Is the non-military spouse entitled to keep the house just because the military spouse is deployed? No. The deployment alone is not the only factor the court considers. The court’s going to consider a lot of different things. They’re going to consider whether the person that is leaving the home is able to pay for the mortgage, whether they can pay for the utilities, and whether they can afford it. If they have done something to hurt the home, that can be a factor. Just because you can’t live in it does not necessarily mean your spouse gets it. A lot of times, that is what happens just because it’s easier that way, but that is not the only thing the court considers, so don’t just give up easily. Make sure that you know you’re looking at all your different options and you’re talking to your attorney about what you want to have, because I have a lot of cases where the house will be used by a different family member or something like that until the military member gets back.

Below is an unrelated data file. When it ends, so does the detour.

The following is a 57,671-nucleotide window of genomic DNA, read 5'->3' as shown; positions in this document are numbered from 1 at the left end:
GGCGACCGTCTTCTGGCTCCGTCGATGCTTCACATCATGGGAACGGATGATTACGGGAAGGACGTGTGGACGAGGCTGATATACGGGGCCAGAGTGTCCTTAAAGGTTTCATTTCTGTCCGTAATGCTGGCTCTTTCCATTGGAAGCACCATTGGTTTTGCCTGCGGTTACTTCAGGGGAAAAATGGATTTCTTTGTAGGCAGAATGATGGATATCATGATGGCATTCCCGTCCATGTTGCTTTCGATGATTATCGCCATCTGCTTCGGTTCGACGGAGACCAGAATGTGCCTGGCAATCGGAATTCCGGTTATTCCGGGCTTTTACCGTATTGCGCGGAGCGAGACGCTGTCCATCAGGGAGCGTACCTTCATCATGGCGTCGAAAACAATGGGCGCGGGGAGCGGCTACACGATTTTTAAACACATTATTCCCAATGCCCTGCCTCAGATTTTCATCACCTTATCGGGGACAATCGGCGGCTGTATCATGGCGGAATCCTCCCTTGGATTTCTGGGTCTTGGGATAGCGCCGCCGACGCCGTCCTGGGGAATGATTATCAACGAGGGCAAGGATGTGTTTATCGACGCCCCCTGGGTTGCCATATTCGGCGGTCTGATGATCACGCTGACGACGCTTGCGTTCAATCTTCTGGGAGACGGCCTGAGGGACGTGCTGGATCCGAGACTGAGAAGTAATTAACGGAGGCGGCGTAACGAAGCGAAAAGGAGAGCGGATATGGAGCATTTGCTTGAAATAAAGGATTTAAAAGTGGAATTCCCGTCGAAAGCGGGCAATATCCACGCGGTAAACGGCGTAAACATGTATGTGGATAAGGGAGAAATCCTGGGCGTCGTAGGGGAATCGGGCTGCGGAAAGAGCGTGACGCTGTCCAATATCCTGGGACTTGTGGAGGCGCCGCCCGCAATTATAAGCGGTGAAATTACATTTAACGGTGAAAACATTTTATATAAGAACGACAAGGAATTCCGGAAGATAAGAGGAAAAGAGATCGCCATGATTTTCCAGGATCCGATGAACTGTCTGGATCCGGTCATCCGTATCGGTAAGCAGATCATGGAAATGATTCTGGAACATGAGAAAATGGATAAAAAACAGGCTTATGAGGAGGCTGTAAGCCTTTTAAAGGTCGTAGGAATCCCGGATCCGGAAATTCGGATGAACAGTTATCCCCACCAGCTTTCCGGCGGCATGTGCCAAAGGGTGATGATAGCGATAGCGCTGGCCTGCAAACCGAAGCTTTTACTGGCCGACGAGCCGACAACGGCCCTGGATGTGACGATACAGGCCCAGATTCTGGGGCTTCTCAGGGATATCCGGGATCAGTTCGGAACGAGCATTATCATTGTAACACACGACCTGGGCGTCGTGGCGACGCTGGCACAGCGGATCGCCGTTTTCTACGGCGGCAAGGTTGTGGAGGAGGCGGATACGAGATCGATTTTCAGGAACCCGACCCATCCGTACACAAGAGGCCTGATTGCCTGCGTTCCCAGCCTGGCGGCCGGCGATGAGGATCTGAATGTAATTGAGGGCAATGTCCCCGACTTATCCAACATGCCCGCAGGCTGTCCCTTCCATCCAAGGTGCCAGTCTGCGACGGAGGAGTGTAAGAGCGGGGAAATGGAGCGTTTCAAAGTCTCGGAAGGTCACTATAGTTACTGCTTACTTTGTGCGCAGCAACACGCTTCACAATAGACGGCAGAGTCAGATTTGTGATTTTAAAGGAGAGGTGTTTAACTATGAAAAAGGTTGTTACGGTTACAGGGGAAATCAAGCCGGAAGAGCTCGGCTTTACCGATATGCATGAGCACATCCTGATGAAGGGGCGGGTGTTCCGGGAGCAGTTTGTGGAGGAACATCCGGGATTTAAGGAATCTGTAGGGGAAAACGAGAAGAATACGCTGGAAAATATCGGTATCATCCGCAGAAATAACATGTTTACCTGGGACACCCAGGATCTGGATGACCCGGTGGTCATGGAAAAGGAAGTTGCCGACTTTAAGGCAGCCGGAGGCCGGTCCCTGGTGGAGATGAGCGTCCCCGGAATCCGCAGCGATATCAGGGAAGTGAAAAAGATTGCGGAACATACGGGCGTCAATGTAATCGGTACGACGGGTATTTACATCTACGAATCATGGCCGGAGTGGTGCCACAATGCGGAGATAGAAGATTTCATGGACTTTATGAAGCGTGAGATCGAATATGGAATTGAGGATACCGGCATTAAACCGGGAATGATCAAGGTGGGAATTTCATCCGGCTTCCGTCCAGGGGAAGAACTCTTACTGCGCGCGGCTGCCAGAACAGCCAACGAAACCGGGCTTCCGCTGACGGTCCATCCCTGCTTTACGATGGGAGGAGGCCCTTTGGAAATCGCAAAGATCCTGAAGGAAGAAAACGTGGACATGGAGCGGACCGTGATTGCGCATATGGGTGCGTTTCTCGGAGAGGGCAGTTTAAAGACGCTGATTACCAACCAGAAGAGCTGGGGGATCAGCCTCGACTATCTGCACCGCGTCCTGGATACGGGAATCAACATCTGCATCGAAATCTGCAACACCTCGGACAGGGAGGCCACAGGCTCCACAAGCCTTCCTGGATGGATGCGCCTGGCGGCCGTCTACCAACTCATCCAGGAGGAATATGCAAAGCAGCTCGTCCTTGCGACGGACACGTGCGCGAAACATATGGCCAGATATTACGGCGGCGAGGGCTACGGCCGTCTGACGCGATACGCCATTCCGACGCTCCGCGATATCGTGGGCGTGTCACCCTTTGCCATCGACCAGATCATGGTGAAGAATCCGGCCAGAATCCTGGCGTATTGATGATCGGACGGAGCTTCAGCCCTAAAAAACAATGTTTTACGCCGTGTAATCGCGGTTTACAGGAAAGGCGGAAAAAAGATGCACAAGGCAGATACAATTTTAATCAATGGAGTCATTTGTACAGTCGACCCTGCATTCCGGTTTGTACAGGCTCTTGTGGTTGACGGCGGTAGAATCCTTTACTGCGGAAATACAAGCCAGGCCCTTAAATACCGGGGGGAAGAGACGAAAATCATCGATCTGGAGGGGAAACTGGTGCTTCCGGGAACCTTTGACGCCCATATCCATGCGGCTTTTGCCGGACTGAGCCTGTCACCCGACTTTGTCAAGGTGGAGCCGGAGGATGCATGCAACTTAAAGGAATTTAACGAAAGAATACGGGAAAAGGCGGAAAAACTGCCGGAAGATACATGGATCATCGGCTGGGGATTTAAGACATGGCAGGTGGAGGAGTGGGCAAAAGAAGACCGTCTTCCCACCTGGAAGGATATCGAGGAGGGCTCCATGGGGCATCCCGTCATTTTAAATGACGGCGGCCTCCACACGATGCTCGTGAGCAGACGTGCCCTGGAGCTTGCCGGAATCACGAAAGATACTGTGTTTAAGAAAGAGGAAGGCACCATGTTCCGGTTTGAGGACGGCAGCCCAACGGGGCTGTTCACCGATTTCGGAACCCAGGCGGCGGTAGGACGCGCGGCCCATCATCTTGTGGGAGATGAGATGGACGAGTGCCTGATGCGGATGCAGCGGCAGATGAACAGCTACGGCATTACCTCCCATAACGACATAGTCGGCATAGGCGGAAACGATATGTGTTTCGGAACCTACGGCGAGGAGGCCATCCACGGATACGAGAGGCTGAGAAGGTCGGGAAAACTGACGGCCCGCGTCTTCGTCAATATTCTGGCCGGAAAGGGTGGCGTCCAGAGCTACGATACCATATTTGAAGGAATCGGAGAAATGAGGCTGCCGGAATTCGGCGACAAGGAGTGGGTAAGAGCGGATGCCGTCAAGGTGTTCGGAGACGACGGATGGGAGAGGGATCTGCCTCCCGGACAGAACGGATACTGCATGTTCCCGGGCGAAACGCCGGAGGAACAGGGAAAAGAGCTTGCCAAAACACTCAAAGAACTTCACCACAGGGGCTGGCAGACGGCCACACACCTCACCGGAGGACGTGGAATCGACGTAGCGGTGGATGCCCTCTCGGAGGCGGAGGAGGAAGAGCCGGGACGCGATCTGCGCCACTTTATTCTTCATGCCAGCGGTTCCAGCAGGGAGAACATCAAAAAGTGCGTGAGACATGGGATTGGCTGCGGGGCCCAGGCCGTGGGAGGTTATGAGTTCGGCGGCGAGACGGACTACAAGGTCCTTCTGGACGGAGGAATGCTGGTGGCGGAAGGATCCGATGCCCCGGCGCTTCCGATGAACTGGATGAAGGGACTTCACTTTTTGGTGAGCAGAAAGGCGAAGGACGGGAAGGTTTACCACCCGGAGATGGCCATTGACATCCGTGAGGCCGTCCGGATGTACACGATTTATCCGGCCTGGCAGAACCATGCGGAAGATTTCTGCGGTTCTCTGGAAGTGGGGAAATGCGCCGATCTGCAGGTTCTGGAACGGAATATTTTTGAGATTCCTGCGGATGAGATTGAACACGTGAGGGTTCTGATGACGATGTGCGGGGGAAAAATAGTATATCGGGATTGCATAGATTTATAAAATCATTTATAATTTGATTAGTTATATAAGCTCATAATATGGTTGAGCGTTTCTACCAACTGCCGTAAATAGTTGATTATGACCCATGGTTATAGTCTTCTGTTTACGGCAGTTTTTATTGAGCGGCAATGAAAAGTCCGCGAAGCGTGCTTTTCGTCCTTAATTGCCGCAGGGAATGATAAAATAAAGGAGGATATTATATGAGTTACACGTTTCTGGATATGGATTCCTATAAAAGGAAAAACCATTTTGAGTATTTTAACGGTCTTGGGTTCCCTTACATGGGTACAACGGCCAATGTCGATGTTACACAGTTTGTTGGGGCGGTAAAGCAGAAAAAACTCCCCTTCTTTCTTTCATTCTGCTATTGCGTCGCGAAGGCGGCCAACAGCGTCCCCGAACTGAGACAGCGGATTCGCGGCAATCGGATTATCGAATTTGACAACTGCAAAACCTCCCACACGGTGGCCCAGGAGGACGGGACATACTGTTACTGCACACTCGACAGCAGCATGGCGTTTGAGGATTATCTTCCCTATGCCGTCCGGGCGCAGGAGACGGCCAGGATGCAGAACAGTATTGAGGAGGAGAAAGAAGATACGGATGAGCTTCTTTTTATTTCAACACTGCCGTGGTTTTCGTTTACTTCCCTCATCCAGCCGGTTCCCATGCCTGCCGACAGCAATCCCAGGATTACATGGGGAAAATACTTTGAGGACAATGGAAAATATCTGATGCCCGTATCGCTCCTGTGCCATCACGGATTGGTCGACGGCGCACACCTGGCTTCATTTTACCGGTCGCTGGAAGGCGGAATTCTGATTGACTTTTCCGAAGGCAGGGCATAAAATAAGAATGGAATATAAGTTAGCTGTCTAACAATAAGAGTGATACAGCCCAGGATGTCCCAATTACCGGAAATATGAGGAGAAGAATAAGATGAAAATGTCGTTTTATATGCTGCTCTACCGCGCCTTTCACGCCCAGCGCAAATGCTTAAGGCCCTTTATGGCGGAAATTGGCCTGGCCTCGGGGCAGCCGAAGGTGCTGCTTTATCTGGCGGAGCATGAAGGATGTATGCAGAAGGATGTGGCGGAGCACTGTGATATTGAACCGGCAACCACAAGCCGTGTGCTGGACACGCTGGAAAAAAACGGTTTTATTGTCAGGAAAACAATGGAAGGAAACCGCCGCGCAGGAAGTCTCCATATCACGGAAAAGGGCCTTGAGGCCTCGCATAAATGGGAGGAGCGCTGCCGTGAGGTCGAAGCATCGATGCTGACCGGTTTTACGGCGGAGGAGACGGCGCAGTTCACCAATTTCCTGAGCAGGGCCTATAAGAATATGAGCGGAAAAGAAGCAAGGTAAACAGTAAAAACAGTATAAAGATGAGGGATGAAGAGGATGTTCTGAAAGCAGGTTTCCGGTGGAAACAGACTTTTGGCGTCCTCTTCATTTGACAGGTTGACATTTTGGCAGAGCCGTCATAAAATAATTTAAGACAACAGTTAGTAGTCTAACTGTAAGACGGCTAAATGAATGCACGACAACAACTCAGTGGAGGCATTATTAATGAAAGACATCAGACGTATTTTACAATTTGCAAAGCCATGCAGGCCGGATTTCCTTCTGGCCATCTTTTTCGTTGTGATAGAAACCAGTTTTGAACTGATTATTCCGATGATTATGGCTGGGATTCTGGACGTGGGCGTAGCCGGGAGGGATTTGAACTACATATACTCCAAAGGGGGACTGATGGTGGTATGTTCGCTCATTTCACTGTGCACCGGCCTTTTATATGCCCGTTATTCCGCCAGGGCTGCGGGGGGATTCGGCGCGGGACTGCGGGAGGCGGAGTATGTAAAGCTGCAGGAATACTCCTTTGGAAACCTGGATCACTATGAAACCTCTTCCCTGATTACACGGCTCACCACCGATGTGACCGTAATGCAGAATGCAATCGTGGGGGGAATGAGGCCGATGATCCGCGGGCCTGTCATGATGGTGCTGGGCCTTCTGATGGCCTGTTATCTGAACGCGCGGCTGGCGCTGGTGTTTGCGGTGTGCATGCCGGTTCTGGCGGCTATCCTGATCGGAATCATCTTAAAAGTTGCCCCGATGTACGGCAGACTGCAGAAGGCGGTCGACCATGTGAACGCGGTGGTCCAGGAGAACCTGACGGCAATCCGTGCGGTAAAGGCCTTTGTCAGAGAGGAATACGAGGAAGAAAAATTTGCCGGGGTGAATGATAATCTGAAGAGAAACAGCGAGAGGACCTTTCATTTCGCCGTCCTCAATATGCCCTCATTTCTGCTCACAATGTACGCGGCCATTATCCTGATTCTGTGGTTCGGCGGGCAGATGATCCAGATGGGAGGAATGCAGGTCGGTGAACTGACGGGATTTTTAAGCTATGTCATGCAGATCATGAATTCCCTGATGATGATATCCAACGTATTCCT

What happens if the non-military spouse runs up a lot of credit card debt in the military spouse’s name while they are deployed and without their knowledge or consent? Unfortunately, this is something that happens sometimes, and you never want to hear the story. One of the first things that you can do is, whether it’s your spouse or not, you can always call the police and file a police report for identity theft. A lot of times, you don’t want to do that against your spouse. If you don’t want to go that route and file for a criminal case, then you can also invoke what I said before – the Servicemembers Civil Relief Act. There are certain provisions in that act that allow for you to have a lower interest rate on credit cards while you’re active duty or while you’re deployed. That’s helpful and kind of lowering those amounts. You want to make sure you get them closed as soon as possible. It’s also a good idea to talk to the individual companies. Sometimes they will have programs for military members where you can negotiate. You might be able to tell them the circumstances and maybe pay off at a lower amount than what was on there. There are a couple different options. You want to talk to an attorney about it though, but if you are separated and you don’t care if the person goes to jail, then I would call the police, number one.Back To Top